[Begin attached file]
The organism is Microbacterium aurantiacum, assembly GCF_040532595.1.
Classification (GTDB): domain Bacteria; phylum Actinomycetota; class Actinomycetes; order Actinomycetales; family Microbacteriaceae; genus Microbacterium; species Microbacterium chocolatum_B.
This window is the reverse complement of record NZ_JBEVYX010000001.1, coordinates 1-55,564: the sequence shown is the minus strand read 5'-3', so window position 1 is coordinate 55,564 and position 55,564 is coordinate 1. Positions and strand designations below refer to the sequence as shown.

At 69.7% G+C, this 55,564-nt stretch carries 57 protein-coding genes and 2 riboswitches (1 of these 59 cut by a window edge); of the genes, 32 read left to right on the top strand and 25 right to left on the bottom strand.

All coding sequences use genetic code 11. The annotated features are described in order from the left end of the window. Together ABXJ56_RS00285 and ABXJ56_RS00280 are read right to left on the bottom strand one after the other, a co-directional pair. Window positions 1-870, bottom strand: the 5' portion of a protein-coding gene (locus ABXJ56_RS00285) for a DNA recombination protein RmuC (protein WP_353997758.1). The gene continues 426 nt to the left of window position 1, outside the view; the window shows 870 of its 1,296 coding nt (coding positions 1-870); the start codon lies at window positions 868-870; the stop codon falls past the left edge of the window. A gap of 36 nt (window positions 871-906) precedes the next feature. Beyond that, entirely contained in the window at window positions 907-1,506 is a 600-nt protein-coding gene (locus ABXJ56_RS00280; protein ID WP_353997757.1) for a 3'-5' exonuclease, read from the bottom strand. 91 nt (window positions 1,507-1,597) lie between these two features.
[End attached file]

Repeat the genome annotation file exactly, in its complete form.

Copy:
The organism is Microbacterium aurantiacum, assembly GCF_040532595.1.
Classification (GTDB): domain Bacteria; phylum Actinomycetota; class Actinomycetes; order Actinomycetales; family Microbacteriaceae; genus Microbacterium; species Microbacterium chocolatum_B.
This window is the reverse complement of record NZ_JBEVYX010000001.1, coordinates 1-55,564: the sequence shown is the minus strand read 5'-3', so window position 1 is coordinate 55,564 and position 55,564 is coordinate 1. Positions and strand designations below refer to the sequence as shown.

At 69.7% G+C, this 55,564-nt stretch carries 57 protein-coding genes and 2 riboswitches (1 of these 59 cut by a window edge); of the genes, 32 read left to right on the top strand and 25 right to left on the bottom strand.

All coding sequences use genetic code 11. The annotated features are described in order from the left end of the window. Together ABXJ56_RS00285 and ABXJ56_RS00280 are read right to left on the bottom strand one after the other, a co-directional pair. Window positions 1-870, bottom strand: the 5' portion of a protein-coding gene (locus ABXJ56_RS00285) for a DNA recombination protein RmuC (protein WP_353997758.1). The gene continues 426 nt to the left of window position 1, outside the view; the window shows 870 of its 1,296 coding nt (coding positions 1-870); the start codon lies at window positions 868-870; the stop codon falls past the left edge of the window. A gap of 36 nt (window positions 871-906) precedes the next feature. Beyond that, entirely contained in the window at window positions 907-1,506 is a 600-nt protein-coding gene (locus ABXJ56_RS00280; protein ID WP_353997757.1) for a 3'-5' exonuclease, read from the bottom strand. 91 nt (window positions 1,507-1,597) lie between these two features.